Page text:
Will the Supreme court allow Treasury to keep getting away with murder?
For tax geeks with an interest in administrative law, the oral argument before the Supreme Court in the case CIC Services is as good as it gets. Finally, the Supreme Court will address whether, or the extent to which, Treasury will continue to enjoy preferential treatment among federal agencies in having its tax rules and regulations largely shielded from basic norms of administrative law and judicial review.
Judicial deference to Treasury, arising from the government’s need for revenue, has for years allowed Treasury and the IRS to blatantly disregard those norms and other statutorily mandated processes. Despite that, this article argues that the Supreme Court should rule in favor of Treasury and against CIC and other taxpayers who seek to invalidate Treasury action on a pre-enforcement basis.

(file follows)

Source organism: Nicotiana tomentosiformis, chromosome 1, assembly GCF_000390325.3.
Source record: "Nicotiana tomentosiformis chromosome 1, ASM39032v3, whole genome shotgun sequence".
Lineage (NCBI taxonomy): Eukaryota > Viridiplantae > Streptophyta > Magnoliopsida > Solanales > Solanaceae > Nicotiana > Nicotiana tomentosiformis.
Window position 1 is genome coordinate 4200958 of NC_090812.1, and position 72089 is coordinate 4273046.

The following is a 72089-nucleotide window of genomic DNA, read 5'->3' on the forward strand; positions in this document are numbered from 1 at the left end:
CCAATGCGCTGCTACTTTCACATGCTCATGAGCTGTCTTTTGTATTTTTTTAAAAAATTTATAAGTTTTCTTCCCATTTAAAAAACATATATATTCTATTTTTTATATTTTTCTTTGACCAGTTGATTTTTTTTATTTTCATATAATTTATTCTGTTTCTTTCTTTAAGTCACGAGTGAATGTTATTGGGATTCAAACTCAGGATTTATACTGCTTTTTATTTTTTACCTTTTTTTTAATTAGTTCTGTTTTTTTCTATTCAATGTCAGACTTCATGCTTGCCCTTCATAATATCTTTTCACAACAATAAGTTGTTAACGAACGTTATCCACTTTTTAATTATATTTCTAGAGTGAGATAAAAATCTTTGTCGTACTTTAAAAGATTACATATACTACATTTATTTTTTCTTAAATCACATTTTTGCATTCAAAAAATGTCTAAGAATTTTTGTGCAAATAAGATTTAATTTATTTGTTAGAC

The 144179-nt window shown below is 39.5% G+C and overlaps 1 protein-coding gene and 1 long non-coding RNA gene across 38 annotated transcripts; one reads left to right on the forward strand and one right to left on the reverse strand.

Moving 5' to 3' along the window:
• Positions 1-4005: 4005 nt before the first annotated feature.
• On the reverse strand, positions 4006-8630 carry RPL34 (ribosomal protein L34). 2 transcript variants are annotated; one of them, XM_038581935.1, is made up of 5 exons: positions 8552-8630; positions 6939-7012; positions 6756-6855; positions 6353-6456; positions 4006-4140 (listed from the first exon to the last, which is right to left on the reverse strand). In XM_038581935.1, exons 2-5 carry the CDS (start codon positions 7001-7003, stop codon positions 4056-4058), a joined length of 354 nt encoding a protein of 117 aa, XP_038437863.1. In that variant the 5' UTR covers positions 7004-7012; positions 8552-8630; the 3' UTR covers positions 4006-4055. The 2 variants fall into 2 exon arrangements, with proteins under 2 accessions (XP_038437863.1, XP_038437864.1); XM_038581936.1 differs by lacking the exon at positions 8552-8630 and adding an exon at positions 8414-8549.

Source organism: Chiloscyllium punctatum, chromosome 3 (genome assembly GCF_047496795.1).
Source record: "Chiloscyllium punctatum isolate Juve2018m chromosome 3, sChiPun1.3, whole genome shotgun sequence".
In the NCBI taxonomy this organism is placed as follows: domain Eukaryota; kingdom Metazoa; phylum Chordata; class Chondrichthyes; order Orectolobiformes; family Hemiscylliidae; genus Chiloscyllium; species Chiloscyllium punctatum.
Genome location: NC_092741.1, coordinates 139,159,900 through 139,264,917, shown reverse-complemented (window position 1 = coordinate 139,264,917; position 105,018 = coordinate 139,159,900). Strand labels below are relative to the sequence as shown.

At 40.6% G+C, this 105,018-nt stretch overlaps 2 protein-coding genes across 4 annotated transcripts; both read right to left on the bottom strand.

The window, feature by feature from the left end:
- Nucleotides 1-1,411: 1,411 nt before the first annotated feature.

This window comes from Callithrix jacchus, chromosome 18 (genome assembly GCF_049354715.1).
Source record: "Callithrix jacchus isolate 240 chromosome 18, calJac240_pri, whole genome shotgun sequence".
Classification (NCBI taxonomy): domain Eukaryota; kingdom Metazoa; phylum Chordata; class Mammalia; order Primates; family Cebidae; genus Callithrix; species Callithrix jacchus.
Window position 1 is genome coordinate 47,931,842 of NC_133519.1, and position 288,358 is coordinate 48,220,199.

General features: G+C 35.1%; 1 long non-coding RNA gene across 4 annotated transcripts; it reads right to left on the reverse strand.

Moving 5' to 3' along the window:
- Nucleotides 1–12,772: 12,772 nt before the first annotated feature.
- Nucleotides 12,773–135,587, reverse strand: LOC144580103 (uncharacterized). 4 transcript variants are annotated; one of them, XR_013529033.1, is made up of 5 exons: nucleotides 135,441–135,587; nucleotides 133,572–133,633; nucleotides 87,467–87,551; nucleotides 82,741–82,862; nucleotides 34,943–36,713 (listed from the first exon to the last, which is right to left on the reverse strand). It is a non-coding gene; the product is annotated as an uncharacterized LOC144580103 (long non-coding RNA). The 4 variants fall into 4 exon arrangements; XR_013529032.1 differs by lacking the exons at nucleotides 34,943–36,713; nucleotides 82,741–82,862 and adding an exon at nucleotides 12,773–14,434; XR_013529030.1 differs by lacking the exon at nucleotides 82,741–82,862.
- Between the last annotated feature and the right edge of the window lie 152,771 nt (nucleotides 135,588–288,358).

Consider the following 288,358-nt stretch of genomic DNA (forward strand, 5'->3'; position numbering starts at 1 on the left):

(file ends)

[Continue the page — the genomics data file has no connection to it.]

The rationale is simple: CIC and plaintiffs in the other cases that seek to invalidate Treasury actions (1) are very powerful companies or associations, or companies involved in questionable conduct; (2) are on the wrong side of an important public policy; and (3) seek to invalidate actions they dislike, in many cases after having intensely lobbied against the actions before Treasury’s adoption of them. Allowing such preemptive actions will result in powerful taxpayers and associations (1) filing endless lawsuits that seek to invalidate (and seek injunctions that stay) Treasury actions they do not like, and (2) seriously impeding Treasury’s ability to do its valid job.
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